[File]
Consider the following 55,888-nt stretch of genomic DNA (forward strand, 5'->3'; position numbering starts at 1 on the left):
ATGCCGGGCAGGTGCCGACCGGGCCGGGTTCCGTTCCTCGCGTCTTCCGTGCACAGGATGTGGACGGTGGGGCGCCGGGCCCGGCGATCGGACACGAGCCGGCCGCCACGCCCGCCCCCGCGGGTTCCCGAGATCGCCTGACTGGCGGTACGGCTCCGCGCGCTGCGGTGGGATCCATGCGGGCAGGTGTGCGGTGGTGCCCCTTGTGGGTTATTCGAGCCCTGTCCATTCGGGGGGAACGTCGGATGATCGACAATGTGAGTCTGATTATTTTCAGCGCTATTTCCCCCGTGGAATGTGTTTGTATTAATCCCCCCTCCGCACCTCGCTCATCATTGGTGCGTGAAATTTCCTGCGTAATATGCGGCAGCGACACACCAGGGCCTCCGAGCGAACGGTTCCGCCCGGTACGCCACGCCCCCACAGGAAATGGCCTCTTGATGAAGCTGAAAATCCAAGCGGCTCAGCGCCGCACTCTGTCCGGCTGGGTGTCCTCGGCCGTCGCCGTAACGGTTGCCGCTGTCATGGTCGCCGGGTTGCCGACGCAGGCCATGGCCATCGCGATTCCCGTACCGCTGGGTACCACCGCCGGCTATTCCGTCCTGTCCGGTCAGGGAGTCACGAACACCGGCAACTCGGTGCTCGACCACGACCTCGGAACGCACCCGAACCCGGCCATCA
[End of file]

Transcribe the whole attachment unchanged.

Consider the following 55,888-nt stretch of genomic DNA (forward strand, 5'->3'; position numbering starts at 1 on the left):
ATGCCGGGCAGGTGCCGACCGGGCCGGGTTCCGTTCCTCGCGTCTTCCGTGCACAGGATGTGGACGGTGGGGCGCCGGGCCCGGCGATCGGACACGAGCCGGCCGCCACGCCCGCCCCCGCGGGTTCCCGAGATCGCCTGACTGGCGGTACGGCTCCGCGCGCTGCGGTGGGATCCATGCGGGCAGGTGTGCGGTGGTGCCCCTTGTGGGTTATTCGAGCCCTGTCCATTCGGGGGGAACGTCGGATGATCGACAATGTGAGTCTGATTATTTTCAGCGCTATTTCCCCCGTGGAATGTGTTTGTATTAATCCCCCCTCCGCACCTCGCTCATCATTGGTGCGTGAAATTTCCTGCGTAATATGCGGCAGCGACACACCAGGGCCTCCGAGCGAACGGTTCCGCCCGGTACGCCACGCCCCCACAGGAAATGGCCTCTTGATGAAGCTGAAAATCCAAGCGGCTCAGCGCCGCACTCTGTCCGGCTGGGTGTCCTCGGCCGTCGCCGTAACGGTTGCCGCTGTCATGGTCGCCGGGTTGCCGACGCAGGCCATGGCCATCGCGATTCCCGTACCGCTGGGTACCACCGCCGGCTATTCCGTCCTGTCCGGTCAGGGAGTCACGAACACCGGCAACTCGGTGCTCGACCACGACCTCGGAACGCACCCGAACCCGGCCATCA